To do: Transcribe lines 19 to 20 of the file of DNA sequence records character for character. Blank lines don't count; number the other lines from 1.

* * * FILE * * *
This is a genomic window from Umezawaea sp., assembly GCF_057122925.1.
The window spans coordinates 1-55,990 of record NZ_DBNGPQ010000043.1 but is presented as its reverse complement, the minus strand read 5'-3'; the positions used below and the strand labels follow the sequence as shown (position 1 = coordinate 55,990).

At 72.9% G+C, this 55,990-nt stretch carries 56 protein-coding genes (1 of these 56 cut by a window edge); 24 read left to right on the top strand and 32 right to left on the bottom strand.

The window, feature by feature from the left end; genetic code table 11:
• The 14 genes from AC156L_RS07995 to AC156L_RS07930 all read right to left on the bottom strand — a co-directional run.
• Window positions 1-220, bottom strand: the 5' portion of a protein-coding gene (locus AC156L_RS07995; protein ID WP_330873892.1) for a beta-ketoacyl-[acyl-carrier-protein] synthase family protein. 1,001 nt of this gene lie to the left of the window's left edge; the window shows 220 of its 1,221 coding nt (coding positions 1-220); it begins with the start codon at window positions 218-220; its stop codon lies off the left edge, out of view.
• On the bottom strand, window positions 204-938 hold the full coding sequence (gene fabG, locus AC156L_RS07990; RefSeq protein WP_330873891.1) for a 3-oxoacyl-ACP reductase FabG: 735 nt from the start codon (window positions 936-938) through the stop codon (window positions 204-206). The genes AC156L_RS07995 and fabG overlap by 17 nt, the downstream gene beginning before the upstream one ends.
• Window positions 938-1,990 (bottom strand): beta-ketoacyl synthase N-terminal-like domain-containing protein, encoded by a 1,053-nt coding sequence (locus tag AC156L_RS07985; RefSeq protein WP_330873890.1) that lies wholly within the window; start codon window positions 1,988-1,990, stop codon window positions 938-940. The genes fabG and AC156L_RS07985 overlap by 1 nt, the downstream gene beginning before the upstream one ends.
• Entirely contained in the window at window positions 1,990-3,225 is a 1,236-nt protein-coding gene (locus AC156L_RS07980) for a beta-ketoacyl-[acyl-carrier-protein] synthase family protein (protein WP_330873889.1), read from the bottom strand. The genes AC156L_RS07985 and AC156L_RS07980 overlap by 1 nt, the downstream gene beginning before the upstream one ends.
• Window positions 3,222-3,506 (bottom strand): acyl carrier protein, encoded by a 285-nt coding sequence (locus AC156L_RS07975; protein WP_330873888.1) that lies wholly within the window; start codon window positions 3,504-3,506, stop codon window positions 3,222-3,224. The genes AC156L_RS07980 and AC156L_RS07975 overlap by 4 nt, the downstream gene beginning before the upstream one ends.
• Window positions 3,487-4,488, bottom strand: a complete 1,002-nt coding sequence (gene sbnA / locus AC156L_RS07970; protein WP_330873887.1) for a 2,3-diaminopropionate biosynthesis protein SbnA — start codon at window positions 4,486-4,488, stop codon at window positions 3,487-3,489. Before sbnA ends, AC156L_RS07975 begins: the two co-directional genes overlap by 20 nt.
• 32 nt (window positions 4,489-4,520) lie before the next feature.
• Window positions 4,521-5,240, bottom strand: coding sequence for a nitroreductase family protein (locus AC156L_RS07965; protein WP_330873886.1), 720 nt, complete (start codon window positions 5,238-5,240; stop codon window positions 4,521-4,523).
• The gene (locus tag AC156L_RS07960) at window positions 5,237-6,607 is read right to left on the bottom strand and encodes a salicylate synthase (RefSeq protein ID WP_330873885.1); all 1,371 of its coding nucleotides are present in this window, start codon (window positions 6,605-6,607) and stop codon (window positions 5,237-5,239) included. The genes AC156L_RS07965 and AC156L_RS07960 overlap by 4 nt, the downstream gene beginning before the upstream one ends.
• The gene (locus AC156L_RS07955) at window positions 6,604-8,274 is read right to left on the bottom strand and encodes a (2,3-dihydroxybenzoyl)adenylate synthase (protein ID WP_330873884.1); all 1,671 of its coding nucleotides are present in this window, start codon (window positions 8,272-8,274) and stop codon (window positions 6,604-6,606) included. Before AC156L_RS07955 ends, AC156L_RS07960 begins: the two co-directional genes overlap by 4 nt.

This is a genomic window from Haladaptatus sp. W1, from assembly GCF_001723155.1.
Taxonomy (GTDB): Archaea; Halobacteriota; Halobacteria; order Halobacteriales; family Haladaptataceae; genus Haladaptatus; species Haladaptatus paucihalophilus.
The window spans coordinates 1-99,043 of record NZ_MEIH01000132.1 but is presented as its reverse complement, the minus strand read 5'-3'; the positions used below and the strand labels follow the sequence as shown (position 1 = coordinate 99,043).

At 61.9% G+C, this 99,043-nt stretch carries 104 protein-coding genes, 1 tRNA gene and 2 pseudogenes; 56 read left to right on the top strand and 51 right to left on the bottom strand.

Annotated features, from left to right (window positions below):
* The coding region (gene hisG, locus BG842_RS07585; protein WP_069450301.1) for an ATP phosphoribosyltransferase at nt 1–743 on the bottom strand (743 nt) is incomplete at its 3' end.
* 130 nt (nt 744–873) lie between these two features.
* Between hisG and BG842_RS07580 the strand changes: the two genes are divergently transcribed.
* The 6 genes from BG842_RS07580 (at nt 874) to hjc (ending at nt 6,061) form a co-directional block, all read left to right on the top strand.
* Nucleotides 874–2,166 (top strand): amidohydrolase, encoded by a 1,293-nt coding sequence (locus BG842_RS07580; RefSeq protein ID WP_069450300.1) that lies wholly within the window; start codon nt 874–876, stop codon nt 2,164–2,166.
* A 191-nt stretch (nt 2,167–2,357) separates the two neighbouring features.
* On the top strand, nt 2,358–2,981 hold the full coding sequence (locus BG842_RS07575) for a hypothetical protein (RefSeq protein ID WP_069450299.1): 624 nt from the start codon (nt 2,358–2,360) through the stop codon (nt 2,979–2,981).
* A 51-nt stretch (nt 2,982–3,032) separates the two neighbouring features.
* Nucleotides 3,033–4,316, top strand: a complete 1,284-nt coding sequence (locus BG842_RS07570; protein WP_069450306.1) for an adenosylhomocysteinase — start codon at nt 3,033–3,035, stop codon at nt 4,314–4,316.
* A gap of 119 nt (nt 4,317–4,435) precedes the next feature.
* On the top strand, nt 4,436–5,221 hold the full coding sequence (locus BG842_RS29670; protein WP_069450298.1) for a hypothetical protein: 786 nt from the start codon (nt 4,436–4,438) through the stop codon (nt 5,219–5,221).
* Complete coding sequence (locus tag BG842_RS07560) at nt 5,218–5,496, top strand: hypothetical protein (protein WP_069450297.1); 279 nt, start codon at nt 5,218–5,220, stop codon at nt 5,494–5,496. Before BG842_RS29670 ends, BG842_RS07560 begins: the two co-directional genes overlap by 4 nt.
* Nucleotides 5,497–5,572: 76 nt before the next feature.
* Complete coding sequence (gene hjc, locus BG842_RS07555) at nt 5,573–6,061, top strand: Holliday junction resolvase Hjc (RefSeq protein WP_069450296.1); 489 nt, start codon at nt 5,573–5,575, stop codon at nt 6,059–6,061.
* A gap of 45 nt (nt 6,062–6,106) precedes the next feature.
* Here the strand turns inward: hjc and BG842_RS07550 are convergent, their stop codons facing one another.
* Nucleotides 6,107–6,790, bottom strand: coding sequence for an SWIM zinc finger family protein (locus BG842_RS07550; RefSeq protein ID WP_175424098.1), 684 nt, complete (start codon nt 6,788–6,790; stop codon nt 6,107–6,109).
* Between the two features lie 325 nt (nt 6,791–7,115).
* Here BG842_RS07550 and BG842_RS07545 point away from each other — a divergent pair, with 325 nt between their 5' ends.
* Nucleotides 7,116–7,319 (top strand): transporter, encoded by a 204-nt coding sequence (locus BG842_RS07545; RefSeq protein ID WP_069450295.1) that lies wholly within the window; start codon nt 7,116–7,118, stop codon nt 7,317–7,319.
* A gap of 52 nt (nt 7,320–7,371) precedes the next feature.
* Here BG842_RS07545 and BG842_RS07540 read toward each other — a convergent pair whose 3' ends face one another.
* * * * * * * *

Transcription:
At 61.9% G+C, this 99,043-nt stretch carries 104 protein-coding genes, 1 tRNA gene and 2 pseudogenes; 56 read left to right on the top strand and 51 right to left on the bottom strand.

Annotated features, from left to right (window positions below):